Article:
How PressReader achieves content marketing success leveraging unique cross-sector insights

PressReader occupies unique position in the publishing industry. As a global digital content provider offering an “all-you-can-read” model, it has been adopted by media, music, hospitality, travel, book publishing and video industries. PressReader connects magazine and newspaper publishers (including FIPP members) with readers around the world, and helps digitise and monetise content. 

They deliver content from over 6,000 publications in 100 countries, to more than 300 million readers in hotels or libraries, and on airlines and cruiseships. The sheer scale of their operation allows them to garner insight shareable across industries. 

“In working with businesses in various verticals, from hospitality, to medicine, to education, travel and transportation, we’re in a unique position to see how content is being consumed,” explained Nikolay Malyarov (pictured above), EVP, chief content officer and general counsel for PressReader. 

It’s this view from 35,000 feet that allows Malyarov and PressReader to see patterns and trends across their audience of over 300 million readers, gather empirical evidence via surveys, collect and analyse the data and share it across industries.

“We tend to live in our own silos,” Malyarov said. “Publishers go to publishing events, hotel management would go to hotel events, but there isn’t much of a cross-over between these verticals.”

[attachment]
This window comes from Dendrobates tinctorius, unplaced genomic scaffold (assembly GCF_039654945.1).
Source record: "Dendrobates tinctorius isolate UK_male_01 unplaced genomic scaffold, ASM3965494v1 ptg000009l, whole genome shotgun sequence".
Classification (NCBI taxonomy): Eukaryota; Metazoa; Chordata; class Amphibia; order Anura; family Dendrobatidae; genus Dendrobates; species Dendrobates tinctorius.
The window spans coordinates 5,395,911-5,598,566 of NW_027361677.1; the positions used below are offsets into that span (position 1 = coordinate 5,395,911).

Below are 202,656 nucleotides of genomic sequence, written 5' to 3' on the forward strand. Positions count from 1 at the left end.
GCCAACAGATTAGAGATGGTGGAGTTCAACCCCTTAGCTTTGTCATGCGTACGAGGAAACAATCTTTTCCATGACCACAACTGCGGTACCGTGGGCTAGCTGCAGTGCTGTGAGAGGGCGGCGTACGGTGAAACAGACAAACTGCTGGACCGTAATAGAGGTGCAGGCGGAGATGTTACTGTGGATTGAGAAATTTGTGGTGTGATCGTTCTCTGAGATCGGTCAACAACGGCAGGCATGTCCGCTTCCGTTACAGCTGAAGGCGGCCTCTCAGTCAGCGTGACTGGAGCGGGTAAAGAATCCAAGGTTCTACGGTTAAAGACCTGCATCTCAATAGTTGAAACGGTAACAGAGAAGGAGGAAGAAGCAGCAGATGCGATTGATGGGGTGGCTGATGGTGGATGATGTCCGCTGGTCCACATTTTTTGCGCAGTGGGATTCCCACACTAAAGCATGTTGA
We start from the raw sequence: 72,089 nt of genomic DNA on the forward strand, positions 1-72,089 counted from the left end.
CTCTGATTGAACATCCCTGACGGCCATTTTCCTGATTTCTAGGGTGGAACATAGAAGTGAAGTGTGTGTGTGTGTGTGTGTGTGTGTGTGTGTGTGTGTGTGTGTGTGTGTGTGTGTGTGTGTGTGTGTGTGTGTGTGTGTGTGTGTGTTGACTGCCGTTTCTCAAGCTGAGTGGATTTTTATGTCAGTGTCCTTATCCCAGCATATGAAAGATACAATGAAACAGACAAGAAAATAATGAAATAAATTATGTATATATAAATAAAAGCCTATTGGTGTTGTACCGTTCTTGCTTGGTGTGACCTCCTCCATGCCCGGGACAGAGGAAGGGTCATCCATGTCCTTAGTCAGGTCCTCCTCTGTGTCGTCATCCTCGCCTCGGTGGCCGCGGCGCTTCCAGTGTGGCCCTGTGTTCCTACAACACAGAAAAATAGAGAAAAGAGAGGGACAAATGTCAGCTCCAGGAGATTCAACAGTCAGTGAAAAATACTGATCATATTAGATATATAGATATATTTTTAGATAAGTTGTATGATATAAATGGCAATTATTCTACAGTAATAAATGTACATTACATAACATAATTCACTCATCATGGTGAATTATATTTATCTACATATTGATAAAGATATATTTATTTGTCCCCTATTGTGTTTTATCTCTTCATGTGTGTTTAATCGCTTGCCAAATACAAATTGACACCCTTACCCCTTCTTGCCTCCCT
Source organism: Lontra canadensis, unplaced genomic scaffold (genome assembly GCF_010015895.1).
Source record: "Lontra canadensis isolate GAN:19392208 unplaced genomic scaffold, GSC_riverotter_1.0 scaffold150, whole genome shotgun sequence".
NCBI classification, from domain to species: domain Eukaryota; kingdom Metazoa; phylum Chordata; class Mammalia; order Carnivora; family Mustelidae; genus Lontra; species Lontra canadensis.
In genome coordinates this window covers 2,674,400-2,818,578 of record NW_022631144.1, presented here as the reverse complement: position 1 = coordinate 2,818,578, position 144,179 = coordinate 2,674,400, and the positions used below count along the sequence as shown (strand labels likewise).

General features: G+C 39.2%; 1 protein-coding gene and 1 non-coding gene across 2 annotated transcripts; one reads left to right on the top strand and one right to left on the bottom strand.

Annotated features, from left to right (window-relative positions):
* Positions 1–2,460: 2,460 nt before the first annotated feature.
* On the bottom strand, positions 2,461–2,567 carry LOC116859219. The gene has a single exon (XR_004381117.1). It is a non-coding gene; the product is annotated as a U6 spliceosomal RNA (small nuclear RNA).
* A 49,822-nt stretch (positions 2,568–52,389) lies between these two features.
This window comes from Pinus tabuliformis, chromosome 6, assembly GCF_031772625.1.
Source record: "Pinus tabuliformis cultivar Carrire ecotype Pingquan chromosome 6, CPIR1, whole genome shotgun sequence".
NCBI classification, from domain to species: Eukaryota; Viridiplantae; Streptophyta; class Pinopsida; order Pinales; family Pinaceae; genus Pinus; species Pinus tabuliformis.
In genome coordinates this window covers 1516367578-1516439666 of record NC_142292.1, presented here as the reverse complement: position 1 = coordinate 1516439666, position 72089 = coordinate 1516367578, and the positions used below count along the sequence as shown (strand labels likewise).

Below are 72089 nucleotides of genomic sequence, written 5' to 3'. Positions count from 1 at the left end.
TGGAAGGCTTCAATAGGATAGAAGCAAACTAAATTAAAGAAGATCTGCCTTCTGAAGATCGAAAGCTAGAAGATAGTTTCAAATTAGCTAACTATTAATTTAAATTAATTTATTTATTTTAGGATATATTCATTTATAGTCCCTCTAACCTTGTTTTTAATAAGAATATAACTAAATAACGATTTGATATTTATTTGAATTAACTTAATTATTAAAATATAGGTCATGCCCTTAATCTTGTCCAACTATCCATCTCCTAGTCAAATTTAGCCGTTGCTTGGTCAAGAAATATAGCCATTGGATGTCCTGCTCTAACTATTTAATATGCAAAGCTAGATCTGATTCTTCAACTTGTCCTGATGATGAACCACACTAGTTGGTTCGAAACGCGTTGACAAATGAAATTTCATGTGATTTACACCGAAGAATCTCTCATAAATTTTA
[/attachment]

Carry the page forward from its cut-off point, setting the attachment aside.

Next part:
They found a need across industries to address and discover solutions for issues facing executives. “We’re occupying a niche that was largely empty until now and bring all of these verticals together,” he said. “They all have one very distinctive thing in common, and that they’re all consumer-centric verticals.”

So, PressReader built a content marketing strategy that would deliver their insight, analysis and opinion to publishers and journalists in the media industry, executives in consumer-facing industries like hospitality, travel and education, and influencers like associations and think tanks.

The strategy

Their strategy consisted of presenting relevant pieces through their own events, third-party events and speaking engagements, through their own magazine and newsletter.

“We want to make sure that our content marketing strategy encompasses a number of different ways we can reach the target audience,” he said. 

The first event PressReader held was in Sydney, Australia in 2016, which focused on changes in the industry. “In Australia, we invited a professional football player, who had moved on to his own company that focused on building inexpensive, ergonomic desks for schools, and the challenges he was facing, from the products sourcing locally, to breaking into the restricted education space,” Malyarov explained. “He gave a short speech to start the conversation, and set a good framework for us to network afterwards.”

In late January, PressReader held an event in Washington, DC that discussed how digital innovation would impact the future of media, with experts from technology, journalism, media and political science sectors. 

“We invited people who were interested in politics, in journalism, in business, and provided a networking opportunity as well,” Malyarov said. 

Related: Nikolay’s open letter to everyone looking for true journalism

PressReader also sends out a monthly newsletter, which is customised for certain industries, to keep its target audience aware of developments and insight between events throughout the year, and issues of its own magazine, The Insider.